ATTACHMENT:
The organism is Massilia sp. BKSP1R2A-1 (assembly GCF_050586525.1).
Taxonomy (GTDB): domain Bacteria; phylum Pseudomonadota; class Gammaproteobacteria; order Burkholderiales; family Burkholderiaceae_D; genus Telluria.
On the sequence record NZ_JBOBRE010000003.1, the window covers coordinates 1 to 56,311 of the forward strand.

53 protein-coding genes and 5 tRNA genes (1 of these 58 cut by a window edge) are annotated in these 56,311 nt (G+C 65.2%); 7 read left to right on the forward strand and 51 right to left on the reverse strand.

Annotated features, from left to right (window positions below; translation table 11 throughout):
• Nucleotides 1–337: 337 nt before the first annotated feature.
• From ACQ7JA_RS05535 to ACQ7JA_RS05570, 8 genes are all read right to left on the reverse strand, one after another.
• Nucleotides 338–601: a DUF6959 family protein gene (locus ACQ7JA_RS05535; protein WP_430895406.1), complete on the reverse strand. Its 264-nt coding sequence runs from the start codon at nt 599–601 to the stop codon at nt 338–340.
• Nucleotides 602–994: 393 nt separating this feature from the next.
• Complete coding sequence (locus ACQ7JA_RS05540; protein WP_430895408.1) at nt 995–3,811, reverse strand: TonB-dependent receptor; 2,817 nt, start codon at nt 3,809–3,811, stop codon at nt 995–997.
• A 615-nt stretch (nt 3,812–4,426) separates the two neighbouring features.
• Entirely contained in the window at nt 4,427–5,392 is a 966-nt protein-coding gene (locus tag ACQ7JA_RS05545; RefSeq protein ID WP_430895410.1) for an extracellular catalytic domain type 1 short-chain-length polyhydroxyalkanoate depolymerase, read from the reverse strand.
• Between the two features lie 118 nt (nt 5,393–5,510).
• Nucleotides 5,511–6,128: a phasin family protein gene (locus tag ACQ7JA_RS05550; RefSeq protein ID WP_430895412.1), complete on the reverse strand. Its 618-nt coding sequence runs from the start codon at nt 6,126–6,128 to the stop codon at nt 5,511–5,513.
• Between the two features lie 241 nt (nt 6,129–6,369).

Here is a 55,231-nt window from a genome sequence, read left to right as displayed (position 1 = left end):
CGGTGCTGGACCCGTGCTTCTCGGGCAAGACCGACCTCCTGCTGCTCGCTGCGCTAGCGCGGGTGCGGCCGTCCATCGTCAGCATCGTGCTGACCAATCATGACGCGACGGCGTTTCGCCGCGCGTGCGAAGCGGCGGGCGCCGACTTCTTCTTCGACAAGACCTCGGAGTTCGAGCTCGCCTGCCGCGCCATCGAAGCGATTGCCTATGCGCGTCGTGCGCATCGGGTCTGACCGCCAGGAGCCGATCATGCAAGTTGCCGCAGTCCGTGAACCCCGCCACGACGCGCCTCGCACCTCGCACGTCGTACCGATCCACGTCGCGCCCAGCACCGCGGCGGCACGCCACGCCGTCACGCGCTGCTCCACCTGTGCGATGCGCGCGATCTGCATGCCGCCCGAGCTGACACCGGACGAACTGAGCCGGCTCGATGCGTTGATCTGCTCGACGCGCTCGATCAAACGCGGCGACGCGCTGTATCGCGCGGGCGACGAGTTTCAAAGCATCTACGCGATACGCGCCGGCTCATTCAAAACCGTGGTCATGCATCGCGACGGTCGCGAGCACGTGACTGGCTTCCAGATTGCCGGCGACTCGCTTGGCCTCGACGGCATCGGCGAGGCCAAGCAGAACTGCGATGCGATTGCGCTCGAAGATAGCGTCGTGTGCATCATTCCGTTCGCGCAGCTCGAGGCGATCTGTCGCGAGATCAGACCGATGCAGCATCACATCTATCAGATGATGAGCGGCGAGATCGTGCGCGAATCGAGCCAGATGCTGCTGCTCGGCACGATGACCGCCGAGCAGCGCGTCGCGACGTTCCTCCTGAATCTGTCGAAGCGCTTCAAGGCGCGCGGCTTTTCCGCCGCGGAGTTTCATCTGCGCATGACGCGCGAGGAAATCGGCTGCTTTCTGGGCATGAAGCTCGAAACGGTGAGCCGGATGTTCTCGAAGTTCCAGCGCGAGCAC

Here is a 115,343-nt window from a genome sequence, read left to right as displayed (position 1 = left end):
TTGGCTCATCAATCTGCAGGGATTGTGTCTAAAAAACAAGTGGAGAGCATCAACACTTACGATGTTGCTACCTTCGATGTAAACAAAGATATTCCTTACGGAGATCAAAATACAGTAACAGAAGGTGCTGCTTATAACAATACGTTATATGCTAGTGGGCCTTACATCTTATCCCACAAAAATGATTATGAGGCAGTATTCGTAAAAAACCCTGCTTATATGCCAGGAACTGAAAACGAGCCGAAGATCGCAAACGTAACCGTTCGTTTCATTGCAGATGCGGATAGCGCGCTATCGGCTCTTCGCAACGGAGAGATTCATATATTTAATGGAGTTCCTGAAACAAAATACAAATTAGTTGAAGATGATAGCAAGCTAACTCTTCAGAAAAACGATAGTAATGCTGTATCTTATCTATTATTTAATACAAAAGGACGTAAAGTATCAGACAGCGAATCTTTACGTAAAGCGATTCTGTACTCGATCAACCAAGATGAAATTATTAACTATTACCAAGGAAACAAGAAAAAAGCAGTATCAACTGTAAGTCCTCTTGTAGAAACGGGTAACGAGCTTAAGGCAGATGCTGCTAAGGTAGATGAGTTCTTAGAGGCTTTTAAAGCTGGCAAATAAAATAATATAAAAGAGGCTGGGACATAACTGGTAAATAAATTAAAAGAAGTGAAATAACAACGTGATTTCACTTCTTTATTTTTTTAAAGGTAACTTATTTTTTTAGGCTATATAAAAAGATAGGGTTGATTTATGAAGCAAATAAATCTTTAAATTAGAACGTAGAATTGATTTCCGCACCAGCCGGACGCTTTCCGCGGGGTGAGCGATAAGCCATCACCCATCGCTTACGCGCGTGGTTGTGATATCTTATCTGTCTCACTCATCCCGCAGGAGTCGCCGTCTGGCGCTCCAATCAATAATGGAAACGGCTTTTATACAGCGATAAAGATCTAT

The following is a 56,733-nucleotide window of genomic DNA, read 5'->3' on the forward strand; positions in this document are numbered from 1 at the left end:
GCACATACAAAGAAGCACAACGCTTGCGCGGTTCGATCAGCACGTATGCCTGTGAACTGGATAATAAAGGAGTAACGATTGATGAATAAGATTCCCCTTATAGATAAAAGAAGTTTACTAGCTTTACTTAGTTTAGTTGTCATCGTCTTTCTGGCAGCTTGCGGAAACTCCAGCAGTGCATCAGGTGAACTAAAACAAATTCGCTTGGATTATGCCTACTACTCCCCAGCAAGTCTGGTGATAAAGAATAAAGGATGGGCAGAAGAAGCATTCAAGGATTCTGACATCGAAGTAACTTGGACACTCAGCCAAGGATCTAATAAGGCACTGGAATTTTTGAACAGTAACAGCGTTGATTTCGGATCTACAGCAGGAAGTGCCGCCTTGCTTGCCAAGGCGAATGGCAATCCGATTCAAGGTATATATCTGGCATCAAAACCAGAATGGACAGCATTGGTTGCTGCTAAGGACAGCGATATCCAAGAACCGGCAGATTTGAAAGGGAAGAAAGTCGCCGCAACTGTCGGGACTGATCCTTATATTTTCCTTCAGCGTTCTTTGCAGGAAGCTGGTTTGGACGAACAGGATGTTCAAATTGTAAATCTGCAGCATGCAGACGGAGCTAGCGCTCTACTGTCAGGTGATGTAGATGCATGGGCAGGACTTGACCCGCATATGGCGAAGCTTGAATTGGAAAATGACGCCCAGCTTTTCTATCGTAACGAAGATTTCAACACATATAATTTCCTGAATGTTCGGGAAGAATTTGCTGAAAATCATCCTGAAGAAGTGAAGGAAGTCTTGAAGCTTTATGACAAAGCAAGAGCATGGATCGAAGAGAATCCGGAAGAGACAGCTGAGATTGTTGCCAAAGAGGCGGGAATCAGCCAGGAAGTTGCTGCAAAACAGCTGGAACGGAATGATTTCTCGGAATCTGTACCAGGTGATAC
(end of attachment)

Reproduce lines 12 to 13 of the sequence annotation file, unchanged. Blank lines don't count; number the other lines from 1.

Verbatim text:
• Entirely contained in the window at nt 4,427–5,392 is a 966-nt protein-coding gene (locus tag ACQ7JA_RS05545; RefSeq protein ID WP_430895410.1) for an extracellular catalytic domain type 1 short-chain-length polyhydroxyalkanoate depolymerase, read from the reverse strand.
• Between the two features lie 118 nt (nt 5,393–5,510).